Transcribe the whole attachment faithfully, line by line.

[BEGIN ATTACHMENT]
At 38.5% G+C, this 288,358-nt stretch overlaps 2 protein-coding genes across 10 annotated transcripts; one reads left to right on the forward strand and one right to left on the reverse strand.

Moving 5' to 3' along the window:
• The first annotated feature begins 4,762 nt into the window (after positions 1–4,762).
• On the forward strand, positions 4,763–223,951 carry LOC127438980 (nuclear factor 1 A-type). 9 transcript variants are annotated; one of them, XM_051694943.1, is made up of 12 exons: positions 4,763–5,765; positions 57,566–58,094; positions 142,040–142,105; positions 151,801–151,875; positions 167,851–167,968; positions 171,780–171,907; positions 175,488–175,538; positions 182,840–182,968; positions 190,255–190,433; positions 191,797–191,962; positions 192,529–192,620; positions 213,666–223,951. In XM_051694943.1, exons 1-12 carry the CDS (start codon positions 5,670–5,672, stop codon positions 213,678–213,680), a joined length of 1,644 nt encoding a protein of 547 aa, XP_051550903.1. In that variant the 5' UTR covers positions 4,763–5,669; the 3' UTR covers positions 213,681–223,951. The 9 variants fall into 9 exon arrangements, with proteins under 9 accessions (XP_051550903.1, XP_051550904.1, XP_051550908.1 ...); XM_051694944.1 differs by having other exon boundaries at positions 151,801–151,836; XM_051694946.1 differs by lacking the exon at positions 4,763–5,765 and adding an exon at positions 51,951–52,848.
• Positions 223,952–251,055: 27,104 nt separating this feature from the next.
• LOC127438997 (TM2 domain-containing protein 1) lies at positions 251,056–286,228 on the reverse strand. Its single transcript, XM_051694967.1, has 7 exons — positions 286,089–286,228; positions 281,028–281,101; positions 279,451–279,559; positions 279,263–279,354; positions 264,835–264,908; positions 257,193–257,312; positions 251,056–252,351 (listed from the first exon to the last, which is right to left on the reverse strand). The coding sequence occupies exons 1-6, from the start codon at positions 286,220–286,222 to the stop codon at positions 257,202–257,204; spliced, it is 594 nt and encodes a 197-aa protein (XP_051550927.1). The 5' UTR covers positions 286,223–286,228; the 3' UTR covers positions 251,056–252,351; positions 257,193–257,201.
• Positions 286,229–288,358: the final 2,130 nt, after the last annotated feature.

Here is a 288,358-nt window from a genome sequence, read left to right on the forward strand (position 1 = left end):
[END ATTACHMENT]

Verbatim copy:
At 38.5% G+C, this 288,358-nt stretch overlaps 2 protein-coding genes across 10 annotated transcripts; one reads left to right on the forward strand and one right to left on the reverse strand.

Moving 5' to 3' along the window:
• The first annotated feature begins 4,762 nt into the window (after positions 1–4,762).
• On the forward strand, positions 4,763–223,951 carry LOC127438980 (nuclear factor 1 A-type). 9 transcript variants are annotated; one of them, XM_051694943.1, is made up of 12 exons: positions 4,763–5,765; positions 57,566–58,094; positions 142,040–142,105; positions 151,801–151,875; positions 167,851–167,968; positions 171,780–171,907; positions 175,488–175,538; positions 182,840–182,968; positions 190,255–190,433; positions 191,797–191,962; positions 192,529–192,620; positions 213,666–223,951. In XM_051694943.1, exons 1-12 carry the CDS (start codon positions 5,670–5,672, stop codon positions 213,678–213,680), a joined length of 1,644 nt encoding a protein of 547 aa, XP_051550903.1. In that variant the 5' UTR covers positions 4,763–5,669; the 3' UTR covers positions 213,681–223,951. The 9 variants fall into 9 exon arrangements, with proteins under 9 accessions (XP_051550903.1, XP_051550904.1, XP_051550908.1 ...); XM_051694944.1 differs by having other exon boundaries at positions 151,801–151,836; XM_051694946.1 differs by lacking the exon at positions 4,763–5,765 and adding an exon at positions 51,951–52,848.
• Positions 223,952–251,055: 27,104 nt separating this feature from the next.
• LOC127438997 (TM2 domain-containing protein 1) lies at positions 251,056–286,228 on the reverse strand. Its single transcript, XM_051694967.1, has 7 exons — positions 286,089–286,228; positions 281,028–281,101; positions 279,451–279,559; positions 279,263–279,354; positions 264,835–264,908; positions 257,193–257,312; positions 251,056–252,351 (listed from the first exon to the last, which is right to left on the reverse strand). The coding sequence occupies exons 1-6, from the start codon at positions 286,220–286,222 to the stop codon at positions 257,202–257,204; spliced, it is 594 nt and encodes a 197-aa protein (XP_051550927.1). The 5' UTR covers positions 286,223–286,228; the 3' UTR covers positions 251,056–252,351; positions 257,193–257,201.
• Positions 286,229–288,358: the final 2,130 nt, after the last annotated feature.

Here is a 288,358-nt window from a genome sequence, read left to right on the forward strand (position 1 = left end):